The Obesity-Diabetes Connection

Those extra pounds of fat could be the tipping point in the battle for your health.

Diabetes—the word conjures up fear and resignation from a growing number of Americans. And why not, when 18.8 million Americans are diagnosed with diabetes and another 7 million remain undiagnosed, according to a 2011 report from the American Diabetes Association. It is a disease that knows no age or racial boundaries, and it remains closely related to a slew of other illnesses, from heart disease to kidney failure.

While there is no single factor that accounts for the development of diabetes, most doctors agree that obesity, more than any other element, tips the scale in the health equation. “Diabetes is almost a side effect of being obese,” says Tina Miranda, M.D., a South Florida cosmetic and anti-aging doctor who specializes in weight loss. “If diabetes has already started to set in, the patient has probably been overweight for several years.”

The problem, says Dr. Miranda, is that excess sugar in the blood stream causes the pancreas to overproduce insulin, which creates insulin resistance in the body’s cells and ultimately causes the pancreas to burn out.

The first step in treating the disease is to test the patient’s blood and to measure their body composition. The next step is to change their lifestyle in terms of nutrition and exercise, while they remain on medication. A patient must lose weight, even a moderate amount, and move toward their ideal body weight. “When they come into my office, I ask them how much they weighed in high school. Different people have larger or smaller bone mass, etc., that need to be taken into consideration,” says Dr. Miranda.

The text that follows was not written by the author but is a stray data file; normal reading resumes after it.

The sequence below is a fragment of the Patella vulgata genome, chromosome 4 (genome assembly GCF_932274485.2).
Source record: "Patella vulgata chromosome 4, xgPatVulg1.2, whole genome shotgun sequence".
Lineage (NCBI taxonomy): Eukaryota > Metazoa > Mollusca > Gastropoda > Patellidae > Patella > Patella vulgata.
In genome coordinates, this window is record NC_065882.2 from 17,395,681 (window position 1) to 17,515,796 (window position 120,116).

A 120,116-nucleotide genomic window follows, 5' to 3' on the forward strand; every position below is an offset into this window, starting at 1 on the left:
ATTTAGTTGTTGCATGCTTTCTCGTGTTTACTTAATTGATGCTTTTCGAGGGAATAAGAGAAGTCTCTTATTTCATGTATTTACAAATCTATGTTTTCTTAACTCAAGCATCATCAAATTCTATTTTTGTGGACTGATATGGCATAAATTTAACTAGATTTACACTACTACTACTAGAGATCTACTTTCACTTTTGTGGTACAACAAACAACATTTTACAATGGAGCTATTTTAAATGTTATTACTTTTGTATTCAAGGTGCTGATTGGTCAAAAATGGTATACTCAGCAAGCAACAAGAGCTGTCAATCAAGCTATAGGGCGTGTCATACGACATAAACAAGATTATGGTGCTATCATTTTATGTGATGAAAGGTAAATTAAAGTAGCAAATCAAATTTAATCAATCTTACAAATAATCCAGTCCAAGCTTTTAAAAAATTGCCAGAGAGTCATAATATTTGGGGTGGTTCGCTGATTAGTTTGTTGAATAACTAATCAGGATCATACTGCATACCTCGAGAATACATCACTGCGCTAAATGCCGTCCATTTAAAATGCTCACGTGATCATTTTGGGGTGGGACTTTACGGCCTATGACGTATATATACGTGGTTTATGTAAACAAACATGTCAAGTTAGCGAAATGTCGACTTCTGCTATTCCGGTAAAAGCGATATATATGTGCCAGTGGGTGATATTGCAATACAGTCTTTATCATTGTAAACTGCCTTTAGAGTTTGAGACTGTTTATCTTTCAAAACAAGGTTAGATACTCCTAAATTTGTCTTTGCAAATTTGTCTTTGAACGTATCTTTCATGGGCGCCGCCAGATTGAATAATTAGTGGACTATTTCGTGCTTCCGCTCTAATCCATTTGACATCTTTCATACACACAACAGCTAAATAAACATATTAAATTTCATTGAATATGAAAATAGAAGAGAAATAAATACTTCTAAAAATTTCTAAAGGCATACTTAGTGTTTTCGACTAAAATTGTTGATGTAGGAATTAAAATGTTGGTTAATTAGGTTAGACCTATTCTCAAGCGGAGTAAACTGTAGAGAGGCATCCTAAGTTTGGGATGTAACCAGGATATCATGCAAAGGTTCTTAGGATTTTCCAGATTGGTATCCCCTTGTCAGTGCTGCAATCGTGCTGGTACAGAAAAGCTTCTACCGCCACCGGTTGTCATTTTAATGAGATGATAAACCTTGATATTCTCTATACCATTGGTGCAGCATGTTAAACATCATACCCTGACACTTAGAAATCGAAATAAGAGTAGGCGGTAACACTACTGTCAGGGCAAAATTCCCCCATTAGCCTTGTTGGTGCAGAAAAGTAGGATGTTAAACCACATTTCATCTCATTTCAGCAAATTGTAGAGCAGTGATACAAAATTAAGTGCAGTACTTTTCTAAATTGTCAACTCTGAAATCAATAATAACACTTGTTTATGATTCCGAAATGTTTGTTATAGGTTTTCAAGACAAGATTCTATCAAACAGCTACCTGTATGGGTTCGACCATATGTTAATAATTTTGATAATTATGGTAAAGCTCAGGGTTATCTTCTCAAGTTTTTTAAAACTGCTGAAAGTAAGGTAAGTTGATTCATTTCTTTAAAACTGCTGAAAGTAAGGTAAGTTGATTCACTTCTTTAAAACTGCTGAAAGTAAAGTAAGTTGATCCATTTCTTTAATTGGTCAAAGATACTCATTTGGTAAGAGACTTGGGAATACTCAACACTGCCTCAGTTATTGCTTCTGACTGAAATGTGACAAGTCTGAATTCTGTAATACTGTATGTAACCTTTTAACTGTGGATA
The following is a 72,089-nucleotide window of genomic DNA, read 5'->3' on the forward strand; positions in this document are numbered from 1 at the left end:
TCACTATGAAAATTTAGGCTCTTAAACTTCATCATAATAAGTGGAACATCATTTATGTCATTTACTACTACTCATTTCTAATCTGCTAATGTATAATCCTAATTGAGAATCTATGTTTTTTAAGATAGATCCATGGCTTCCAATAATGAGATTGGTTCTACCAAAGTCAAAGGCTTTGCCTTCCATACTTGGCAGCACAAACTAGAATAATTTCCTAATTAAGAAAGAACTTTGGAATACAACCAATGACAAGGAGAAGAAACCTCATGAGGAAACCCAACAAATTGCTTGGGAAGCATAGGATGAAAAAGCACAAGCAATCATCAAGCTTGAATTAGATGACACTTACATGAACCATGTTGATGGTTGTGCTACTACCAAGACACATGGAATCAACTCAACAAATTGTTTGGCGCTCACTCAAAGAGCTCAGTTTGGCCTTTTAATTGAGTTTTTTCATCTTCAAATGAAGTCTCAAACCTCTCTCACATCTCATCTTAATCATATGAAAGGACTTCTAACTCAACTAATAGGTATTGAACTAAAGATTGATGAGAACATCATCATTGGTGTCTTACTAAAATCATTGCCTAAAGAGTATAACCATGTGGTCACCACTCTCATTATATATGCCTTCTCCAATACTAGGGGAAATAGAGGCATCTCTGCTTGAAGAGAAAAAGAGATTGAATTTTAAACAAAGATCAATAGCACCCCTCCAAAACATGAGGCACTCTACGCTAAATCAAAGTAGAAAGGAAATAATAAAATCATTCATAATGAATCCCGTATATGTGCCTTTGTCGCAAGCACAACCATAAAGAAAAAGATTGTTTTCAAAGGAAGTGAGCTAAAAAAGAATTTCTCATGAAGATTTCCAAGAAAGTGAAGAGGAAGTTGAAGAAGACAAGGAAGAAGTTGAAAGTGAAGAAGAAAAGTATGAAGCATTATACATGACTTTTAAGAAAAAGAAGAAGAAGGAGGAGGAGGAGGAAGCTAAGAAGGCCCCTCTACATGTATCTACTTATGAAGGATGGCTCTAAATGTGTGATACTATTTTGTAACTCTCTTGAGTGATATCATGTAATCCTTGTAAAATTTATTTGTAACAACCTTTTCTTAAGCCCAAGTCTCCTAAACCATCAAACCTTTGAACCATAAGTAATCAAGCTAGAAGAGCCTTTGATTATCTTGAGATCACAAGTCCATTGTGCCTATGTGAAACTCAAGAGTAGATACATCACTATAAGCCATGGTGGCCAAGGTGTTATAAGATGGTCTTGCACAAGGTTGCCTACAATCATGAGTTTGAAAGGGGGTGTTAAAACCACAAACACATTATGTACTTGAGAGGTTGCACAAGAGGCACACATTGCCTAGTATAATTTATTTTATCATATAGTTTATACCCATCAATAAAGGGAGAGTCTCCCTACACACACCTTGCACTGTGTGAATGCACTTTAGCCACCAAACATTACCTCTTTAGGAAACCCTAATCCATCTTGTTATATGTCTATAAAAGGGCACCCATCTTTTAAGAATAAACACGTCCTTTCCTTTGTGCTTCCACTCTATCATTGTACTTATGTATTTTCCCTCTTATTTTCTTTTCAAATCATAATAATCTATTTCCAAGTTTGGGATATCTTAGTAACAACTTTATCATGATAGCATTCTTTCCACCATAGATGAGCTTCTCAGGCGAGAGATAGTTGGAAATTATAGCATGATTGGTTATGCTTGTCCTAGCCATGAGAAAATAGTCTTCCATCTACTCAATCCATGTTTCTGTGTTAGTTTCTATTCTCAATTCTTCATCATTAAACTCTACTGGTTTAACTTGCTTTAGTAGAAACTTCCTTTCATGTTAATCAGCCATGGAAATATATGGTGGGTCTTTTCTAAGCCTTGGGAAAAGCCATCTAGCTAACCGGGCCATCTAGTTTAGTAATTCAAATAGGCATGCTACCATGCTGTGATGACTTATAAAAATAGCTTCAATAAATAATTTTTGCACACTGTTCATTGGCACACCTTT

While medication is necessary for more advanced cases, pharmaceuticals often contribute to the weight gain and the obesity issue remains. “There is no medication for obesity,” says Dr. Eisenstein. “You go to the gym, lose three to four pounds and give up. So the focus remains on medication and the obesity is never treated.”

“Treating diabetes with pharmaceuticals just covers up the problem,” he says. “The medication is life-saving for the short-term. But it is not a long-term answer. The long-term answer is to lose the fat, not even the weight, lose the fat.” Dr. Eisenstein says that he has more than 500 patients who are no longer diabetic thanks to weight loss.

Both Drs. Miranda and Eisenstein stress the importance of removing carbohydrates from your diet, which means rice, potatoes, bread, pasta, sugars and starches. “When you get drastically overweight, you need to do something drastic like cutting out carbohydrates,” says Dr. Eisenstein. “Most of the population can’t eat any processed carbohydrates [like white bread, white rice and pasta] because it causes them to become diabetic.” A better diet consists of vegetables, fruit and protein.

Of course, losing weight alone does not mean you’ll never develop the disease again. “It’s not a permanent cure if, as the patient gets older and regains the weight, they will get it again,” says Dr. Miranda. “The patient needs to maintain a healthy weight and keep track of it constantly.”